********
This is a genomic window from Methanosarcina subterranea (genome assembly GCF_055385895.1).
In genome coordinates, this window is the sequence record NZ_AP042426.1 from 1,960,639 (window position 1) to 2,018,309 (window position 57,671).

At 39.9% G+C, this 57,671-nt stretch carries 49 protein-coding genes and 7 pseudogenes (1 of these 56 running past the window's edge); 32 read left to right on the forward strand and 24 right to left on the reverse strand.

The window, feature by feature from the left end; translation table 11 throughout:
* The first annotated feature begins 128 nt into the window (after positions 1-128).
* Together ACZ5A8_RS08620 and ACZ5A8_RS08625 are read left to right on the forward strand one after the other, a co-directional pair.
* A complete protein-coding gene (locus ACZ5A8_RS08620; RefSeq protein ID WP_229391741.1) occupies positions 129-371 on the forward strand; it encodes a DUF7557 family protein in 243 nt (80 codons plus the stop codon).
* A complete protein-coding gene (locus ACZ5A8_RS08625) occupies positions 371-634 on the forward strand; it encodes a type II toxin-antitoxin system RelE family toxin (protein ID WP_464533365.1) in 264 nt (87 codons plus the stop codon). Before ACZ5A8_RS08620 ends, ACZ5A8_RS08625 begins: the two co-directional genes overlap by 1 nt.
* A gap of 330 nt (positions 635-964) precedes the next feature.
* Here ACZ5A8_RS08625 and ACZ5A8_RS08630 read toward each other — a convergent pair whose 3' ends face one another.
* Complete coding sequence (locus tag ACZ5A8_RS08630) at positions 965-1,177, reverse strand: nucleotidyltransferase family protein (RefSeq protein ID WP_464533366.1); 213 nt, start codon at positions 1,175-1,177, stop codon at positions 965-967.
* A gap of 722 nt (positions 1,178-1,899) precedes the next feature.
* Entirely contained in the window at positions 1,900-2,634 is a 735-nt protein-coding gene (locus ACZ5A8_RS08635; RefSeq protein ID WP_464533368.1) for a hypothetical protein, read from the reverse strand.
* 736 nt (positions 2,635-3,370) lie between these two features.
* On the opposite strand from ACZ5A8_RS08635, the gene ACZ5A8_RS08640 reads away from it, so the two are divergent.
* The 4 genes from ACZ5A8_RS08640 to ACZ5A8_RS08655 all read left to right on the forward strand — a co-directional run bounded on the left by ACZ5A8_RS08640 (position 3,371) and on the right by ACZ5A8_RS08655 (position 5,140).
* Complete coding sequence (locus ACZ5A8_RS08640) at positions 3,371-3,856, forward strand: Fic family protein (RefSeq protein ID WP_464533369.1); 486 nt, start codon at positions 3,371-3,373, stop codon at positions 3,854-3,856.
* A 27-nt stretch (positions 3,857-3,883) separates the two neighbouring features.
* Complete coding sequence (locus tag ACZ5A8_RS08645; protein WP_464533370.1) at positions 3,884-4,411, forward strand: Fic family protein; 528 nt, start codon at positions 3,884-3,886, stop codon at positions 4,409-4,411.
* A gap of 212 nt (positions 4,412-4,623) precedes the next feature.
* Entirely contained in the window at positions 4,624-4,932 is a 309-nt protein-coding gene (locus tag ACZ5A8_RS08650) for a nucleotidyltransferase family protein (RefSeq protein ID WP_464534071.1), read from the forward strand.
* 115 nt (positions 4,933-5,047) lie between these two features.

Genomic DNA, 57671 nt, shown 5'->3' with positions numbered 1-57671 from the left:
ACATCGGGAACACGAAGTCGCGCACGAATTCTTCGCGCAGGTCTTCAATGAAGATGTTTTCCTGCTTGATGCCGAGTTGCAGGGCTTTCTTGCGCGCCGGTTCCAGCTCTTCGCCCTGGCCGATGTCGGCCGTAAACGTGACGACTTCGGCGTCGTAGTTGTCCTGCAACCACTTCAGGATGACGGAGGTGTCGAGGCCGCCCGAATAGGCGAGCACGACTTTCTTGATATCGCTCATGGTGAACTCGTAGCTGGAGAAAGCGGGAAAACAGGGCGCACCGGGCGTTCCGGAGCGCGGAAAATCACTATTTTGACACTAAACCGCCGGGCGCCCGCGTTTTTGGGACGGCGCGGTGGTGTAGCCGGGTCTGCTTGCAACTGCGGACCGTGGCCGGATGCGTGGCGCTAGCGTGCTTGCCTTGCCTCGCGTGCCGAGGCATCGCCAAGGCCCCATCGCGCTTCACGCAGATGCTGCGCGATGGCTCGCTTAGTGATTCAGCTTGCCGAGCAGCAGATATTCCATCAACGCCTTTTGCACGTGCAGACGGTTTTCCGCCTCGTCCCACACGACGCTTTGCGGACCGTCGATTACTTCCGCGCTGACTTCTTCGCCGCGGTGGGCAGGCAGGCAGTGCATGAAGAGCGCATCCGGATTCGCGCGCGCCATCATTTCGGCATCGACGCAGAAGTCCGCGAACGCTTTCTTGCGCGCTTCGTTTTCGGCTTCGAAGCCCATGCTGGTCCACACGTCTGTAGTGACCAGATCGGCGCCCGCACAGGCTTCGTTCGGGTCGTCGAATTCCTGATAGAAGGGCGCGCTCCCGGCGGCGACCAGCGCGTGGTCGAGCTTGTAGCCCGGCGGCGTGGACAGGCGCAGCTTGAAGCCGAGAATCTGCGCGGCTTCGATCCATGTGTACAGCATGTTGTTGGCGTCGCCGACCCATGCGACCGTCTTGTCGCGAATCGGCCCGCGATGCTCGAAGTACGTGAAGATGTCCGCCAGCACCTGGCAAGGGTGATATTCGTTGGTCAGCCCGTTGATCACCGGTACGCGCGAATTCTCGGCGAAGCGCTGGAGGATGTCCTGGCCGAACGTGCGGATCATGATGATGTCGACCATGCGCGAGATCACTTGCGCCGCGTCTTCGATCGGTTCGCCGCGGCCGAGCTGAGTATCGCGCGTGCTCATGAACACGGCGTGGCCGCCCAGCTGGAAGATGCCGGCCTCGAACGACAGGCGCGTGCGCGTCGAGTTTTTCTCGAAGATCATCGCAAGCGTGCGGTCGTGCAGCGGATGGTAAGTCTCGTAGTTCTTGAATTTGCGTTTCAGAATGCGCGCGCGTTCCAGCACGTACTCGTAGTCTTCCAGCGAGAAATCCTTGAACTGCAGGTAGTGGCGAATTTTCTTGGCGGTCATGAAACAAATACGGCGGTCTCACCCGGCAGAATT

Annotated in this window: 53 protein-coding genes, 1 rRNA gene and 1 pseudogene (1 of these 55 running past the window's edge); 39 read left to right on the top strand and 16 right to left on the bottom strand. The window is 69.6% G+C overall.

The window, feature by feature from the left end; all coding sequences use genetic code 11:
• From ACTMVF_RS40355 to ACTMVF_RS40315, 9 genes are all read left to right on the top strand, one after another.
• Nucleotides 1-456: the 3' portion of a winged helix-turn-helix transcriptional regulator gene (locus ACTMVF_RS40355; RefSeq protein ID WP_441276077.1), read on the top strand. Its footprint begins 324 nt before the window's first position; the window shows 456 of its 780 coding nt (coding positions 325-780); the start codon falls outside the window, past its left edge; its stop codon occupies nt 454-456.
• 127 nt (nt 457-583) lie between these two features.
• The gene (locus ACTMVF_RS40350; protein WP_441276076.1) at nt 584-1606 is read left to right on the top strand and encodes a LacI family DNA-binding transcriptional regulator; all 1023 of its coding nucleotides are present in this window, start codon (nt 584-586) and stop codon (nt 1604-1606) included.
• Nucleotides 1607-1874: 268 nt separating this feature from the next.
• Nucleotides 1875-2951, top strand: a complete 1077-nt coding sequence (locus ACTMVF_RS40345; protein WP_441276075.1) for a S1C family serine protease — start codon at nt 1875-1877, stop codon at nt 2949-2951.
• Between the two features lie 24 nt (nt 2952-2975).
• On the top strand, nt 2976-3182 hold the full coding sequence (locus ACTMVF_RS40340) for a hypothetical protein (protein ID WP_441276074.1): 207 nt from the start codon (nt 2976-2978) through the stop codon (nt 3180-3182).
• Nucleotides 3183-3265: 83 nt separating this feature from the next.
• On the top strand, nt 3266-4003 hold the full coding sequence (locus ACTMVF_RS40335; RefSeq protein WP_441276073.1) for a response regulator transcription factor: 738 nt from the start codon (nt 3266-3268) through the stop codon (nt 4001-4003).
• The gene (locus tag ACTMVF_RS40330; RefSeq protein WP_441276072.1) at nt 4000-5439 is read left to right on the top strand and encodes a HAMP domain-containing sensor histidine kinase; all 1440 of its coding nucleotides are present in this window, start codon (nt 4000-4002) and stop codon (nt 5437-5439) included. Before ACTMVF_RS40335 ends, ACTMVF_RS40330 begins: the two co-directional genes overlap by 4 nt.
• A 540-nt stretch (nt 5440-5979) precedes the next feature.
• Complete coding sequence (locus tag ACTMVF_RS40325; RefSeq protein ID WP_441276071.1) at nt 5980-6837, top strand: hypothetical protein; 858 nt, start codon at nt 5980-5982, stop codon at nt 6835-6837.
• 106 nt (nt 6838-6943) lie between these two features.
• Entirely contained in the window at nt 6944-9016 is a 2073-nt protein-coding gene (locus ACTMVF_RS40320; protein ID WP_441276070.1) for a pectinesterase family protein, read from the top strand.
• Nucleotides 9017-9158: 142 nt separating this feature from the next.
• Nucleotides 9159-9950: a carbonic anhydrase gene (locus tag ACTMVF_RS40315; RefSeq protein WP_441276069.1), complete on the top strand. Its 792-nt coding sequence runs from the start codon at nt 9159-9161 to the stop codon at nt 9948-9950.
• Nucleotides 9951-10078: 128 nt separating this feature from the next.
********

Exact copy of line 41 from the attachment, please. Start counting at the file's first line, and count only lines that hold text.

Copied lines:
• Entirely contained in the window at nt 6944-9016 is a 2073-nt protein-coding gene (locus ACTMVF_RS40320; protein ID WP_441276070.1) for a pectinesterase family protein, read from the top strand.